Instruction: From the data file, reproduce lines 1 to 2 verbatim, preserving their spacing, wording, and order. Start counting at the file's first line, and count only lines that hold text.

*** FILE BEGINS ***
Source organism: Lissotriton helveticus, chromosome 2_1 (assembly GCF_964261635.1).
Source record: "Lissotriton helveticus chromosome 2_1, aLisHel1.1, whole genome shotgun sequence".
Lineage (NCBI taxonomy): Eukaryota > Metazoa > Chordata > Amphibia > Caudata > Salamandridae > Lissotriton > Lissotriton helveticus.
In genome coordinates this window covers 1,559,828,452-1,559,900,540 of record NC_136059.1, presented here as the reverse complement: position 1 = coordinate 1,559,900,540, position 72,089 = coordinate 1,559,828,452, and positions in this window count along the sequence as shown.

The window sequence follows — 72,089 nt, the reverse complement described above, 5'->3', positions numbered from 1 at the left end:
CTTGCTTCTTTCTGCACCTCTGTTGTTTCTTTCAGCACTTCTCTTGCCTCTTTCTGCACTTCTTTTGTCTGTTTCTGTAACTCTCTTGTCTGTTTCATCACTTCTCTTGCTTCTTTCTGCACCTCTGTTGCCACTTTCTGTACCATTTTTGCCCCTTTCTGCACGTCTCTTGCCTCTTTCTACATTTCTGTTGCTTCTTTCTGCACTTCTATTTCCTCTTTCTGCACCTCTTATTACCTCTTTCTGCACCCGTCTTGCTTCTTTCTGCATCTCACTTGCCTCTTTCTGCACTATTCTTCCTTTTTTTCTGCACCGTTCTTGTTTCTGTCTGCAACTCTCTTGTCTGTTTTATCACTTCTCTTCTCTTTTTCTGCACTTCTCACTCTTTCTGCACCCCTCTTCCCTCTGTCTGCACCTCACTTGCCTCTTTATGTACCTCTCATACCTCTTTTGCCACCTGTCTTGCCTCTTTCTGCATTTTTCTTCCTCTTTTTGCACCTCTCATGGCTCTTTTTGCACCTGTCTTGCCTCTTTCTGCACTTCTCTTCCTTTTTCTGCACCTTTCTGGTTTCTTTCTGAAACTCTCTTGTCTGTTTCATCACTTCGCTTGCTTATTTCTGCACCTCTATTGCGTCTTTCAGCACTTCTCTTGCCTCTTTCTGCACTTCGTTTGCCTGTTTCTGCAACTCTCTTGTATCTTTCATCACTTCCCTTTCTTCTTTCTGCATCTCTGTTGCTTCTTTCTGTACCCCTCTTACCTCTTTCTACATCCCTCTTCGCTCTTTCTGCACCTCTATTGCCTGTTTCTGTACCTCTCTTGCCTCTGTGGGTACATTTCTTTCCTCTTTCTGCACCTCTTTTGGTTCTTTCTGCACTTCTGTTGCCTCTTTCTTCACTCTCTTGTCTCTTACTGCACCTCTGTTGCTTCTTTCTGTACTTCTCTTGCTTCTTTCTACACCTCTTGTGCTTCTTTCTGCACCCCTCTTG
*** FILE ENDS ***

Source organism: Lissotriton helveticus, chromosome 2_1 (assembly GCF_964261635.1).
Source record: "Lissotriton helveticus chromosome 2_1, aLisHel1.1, whole genome shotgun sequence".